By layering geometric planes and simple patterns on fields of rich color, David Collins conveys depth, movement, and a shifting sense of place using the formal elements of painting. In his paintings, structures develop suggesting folded paper, fragments of wings, domestic dwellings or industrial buildings. These images are drawn from childhood recollections of homes, construction sites in 1970s Dallas and from time spent in airplane hangars while visiting his father’s workplace. Planes of color crop up to create floors, wall-like surfaces, eaves and overhangs; silhouettes evoke cranes, cables and overpasses. Ultimately, these architectural notions do not remain whole, they fracture and fall away to reveal other chambers or the outside world. A simultaneity of interior and exterior space describes the liminal in-between. This falling away of form opens up the paintings to a dynamic landscape with a sense of forces moving in many directions at once. Collins' paintings reveal internal structure and order amidst chaos. Despite the shifting and multitudinous spaces, the paintings find resolution, achieving balance and stillness.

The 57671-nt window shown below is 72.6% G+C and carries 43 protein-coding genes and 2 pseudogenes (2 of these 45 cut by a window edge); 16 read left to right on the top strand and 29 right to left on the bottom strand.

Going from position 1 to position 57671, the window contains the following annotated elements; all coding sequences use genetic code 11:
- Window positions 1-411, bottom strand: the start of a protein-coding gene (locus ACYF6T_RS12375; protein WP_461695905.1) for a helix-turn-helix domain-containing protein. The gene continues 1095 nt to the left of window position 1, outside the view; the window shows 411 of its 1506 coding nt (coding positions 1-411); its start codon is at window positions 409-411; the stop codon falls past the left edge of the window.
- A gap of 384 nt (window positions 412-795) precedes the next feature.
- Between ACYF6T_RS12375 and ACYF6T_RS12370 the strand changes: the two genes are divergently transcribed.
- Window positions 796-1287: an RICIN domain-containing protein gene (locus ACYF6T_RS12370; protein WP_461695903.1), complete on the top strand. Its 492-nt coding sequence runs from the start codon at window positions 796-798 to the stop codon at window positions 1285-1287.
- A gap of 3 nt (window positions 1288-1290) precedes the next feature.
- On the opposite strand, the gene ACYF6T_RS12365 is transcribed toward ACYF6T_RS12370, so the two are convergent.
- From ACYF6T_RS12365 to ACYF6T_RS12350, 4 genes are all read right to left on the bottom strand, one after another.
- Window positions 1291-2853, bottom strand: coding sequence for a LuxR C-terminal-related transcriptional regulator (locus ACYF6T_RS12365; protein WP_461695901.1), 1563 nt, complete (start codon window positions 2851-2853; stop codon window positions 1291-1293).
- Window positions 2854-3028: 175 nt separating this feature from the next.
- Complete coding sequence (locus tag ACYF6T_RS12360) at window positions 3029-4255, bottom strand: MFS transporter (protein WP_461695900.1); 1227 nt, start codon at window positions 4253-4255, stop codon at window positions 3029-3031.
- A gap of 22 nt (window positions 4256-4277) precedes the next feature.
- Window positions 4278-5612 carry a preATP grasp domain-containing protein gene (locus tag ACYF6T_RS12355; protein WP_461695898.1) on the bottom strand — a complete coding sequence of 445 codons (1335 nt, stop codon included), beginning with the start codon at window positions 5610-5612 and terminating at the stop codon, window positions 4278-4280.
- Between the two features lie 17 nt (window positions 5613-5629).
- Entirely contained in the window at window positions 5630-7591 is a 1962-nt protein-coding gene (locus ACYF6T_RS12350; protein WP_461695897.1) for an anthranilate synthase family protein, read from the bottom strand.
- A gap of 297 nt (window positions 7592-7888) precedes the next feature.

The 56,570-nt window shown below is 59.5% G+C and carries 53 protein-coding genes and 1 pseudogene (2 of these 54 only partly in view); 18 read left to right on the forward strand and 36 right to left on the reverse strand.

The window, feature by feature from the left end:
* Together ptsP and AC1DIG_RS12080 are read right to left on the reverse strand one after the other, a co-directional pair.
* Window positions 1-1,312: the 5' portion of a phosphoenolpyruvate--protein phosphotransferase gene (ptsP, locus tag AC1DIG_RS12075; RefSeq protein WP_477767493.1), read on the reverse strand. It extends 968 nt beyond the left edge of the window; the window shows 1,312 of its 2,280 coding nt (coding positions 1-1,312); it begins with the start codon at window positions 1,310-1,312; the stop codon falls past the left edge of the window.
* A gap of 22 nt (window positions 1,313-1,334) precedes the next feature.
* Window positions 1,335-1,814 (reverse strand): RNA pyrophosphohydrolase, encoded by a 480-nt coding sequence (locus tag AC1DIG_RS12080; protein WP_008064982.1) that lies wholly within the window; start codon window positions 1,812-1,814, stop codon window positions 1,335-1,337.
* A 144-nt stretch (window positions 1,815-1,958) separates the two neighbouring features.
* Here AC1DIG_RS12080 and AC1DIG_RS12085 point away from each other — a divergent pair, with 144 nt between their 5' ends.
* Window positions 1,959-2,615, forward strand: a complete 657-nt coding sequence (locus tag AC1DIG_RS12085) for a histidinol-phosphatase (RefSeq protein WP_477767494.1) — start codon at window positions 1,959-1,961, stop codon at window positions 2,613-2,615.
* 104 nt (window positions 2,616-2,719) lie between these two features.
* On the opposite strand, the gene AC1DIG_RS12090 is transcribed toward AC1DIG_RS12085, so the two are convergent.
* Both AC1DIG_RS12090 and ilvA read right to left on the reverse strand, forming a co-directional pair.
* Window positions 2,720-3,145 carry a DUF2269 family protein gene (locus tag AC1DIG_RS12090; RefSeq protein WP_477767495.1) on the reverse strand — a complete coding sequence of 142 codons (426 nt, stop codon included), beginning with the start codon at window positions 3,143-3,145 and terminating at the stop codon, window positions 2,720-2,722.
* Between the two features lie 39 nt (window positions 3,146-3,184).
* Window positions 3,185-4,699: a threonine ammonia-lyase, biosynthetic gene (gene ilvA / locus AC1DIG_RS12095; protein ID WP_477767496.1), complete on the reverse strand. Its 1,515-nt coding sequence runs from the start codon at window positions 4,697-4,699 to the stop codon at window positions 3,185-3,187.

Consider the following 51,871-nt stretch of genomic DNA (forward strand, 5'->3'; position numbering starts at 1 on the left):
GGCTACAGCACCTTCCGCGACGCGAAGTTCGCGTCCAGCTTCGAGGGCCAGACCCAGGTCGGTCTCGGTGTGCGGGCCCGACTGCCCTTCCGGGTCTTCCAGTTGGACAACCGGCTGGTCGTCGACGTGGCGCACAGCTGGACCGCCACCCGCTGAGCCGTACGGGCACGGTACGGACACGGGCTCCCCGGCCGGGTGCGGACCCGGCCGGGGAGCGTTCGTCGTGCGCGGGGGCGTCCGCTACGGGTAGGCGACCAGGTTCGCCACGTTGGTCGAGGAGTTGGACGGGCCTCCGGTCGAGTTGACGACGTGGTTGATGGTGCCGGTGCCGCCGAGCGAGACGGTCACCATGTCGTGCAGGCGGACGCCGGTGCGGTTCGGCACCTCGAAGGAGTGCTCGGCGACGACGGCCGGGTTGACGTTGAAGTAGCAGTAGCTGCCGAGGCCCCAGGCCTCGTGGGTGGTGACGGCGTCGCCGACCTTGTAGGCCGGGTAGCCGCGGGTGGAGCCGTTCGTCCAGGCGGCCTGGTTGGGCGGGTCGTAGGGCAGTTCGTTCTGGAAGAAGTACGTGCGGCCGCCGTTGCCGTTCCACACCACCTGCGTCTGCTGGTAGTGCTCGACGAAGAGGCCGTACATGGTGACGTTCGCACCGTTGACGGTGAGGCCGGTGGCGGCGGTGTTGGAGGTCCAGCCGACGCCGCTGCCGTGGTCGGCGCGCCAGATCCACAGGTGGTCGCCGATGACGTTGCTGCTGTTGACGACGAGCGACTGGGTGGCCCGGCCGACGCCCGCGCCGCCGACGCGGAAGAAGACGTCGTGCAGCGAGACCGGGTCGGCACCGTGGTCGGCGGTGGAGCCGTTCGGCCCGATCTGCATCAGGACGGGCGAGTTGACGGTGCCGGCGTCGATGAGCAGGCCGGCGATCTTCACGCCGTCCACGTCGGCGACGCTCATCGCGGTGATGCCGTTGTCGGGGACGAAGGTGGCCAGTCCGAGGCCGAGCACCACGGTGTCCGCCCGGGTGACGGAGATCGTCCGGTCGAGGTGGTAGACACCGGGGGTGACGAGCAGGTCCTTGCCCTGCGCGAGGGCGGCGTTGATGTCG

Collins earned a BFA in painting from Rhode Island School of Design. He is a two-time recipient of the Yaddo Fellowship. His work has been featured in The New York Times and Dallas Art News. Collins' work is in numerous private and corporate collections.